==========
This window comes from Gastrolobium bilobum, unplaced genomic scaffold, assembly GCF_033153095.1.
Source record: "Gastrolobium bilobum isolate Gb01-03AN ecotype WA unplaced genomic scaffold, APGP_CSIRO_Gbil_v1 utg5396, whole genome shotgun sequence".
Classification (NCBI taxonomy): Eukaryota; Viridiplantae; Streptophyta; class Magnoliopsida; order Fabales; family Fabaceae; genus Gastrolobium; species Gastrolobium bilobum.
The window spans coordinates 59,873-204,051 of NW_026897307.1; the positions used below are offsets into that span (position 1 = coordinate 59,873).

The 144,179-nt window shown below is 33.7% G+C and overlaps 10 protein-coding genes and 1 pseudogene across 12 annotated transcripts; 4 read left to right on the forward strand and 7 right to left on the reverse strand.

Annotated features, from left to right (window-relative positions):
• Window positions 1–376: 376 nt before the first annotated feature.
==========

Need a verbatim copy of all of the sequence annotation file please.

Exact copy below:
This window comes from Gastrolobium bilobum, unplaced genomic scaffold, assembly GCF_033153095.1.
Source record: "Gastrolobium bilobum isolate Gb01-03AN ecotype WA unplaced genomic scaffold, APGP_CSIRO_Gbil_v1 utg5396, whole genome shotgun sequence".
Classification (NCBI taxonomy): Eukaryota; Viridiplantae; Streptophyta; class Magnoliopsida; order Fabales; family Fabaceae; genus Gastrolobium; species Gastrolobium bilobum.
The window spans coordinates 59,873-204,051 of NW_026897307.1; the positions used below are offsets into that span (position 1 = coordinate 59,873).

The 144,179-nt window shown below is 33.7% G+C and overlaps 10 protein-coding genes and 1 pseudogene across 12 annotated transcripts; 4 read left to right on the forward strand and 7 right to left on the reverse strand.

Annotated features, from left to right (window-relative positions):
• Window positions 1–376: 376 nt before the first annotated feature.